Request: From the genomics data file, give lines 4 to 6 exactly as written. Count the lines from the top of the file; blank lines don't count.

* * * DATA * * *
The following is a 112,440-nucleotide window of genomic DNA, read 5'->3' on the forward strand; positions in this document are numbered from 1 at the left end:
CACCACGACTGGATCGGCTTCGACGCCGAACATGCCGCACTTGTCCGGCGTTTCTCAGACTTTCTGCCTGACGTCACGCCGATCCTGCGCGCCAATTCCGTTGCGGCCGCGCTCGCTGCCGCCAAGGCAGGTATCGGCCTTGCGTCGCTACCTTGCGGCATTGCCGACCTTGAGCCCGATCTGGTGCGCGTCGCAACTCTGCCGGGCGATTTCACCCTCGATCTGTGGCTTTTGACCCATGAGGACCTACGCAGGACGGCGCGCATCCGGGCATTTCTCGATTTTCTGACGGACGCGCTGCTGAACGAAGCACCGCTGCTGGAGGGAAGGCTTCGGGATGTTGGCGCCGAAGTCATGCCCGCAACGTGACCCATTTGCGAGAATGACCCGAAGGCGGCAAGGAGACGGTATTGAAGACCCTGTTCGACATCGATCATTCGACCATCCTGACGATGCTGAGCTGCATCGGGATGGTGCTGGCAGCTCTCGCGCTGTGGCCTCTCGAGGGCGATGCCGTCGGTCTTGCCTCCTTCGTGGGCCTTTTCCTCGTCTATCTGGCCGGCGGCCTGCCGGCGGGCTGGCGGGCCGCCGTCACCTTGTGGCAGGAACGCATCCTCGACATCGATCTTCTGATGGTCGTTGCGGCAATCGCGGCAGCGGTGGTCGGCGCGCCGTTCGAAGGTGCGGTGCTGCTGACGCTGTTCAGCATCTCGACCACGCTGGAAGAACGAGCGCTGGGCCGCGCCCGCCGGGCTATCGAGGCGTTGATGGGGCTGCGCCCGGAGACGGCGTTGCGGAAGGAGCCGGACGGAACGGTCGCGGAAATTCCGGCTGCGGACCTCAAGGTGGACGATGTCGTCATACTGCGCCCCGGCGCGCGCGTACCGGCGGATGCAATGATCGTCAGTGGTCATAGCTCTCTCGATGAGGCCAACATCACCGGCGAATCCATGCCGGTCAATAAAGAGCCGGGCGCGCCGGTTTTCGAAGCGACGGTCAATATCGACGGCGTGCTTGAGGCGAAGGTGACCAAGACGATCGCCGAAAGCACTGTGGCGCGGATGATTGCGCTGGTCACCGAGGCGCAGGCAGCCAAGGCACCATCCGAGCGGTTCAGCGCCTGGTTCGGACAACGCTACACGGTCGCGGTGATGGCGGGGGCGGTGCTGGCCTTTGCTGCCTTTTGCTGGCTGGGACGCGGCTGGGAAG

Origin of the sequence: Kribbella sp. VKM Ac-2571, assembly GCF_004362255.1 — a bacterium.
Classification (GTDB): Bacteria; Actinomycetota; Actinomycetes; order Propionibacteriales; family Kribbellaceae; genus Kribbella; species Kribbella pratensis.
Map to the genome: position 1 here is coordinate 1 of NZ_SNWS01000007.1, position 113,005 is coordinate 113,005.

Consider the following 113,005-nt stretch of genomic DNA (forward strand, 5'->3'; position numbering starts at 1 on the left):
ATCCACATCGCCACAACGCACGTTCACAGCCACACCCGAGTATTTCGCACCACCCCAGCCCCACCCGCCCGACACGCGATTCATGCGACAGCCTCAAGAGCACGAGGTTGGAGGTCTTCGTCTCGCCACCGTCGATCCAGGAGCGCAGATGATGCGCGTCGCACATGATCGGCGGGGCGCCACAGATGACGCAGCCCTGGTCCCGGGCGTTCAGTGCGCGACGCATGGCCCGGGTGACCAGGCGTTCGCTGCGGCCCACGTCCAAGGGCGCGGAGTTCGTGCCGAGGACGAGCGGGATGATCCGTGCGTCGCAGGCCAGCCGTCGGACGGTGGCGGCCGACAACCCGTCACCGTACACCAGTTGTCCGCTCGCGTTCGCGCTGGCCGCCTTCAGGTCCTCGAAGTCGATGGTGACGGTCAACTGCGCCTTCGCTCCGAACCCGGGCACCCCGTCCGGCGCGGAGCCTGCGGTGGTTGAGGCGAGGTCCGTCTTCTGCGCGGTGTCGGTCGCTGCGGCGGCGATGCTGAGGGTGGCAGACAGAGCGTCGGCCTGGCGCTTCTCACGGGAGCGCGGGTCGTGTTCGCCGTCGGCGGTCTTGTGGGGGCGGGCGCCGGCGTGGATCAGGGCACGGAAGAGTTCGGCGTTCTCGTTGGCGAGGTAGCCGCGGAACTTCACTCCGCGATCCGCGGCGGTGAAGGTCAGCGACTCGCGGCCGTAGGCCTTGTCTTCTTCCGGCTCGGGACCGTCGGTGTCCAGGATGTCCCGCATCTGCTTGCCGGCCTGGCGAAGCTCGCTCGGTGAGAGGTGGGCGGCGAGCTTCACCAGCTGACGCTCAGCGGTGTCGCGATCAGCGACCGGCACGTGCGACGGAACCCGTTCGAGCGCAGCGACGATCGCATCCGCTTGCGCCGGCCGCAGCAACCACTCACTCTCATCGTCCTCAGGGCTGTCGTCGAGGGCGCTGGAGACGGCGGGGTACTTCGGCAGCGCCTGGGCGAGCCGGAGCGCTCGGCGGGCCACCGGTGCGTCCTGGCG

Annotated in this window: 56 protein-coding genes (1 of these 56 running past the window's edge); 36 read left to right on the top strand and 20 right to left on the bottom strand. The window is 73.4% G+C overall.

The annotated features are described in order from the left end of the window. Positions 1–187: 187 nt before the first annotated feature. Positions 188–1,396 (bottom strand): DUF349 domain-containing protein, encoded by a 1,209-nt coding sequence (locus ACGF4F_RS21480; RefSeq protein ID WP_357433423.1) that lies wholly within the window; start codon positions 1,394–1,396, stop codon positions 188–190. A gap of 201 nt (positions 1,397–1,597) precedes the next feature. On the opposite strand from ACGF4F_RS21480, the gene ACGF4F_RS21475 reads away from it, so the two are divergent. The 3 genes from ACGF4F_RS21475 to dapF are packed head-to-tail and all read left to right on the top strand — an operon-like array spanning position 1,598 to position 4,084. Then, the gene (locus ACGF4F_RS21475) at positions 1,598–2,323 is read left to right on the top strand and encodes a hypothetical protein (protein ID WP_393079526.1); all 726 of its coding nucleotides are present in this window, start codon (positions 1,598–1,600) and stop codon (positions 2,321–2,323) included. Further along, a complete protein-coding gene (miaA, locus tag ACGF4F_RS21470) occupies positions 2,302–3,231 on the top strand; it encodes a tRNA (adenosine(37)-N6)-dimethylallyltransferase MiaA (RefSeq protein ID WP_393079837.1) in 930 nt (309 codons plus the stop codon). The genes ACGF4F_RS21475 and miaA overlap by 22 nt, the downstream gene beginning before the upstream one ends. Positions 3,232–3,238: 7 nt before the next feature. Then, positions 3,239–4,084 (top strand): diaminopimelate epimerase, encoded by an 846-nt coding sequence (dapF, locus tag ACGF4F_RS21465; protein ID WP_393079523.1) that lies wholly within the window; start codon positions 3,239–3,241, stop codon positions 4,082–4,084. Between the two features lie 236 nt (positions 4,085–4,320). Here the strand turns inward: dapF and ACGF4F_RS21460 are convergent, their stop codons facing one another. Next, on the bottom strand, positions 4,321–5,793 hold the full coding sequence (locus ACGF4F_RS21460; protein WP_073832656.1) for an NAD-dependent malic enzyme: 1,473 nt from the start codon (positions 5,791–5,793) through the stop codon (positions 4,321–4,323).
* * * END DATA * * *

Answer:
Classification (GTDB): Bacteria; Actinomycetota; Actinomycetes; order Propionibacteriales; family Kribbellaceae; genus Kribbella; species Kribbella pratensis.
Map to the genome: position 1 here is coordinate 1 of NZ_SNWS01000007.1, position 113,005 is coordinate 113,005.

Consider the following 113,005-nt stretch of genomic DNA (forward strand, 5'->3'; position numbering starts at 1 on the left):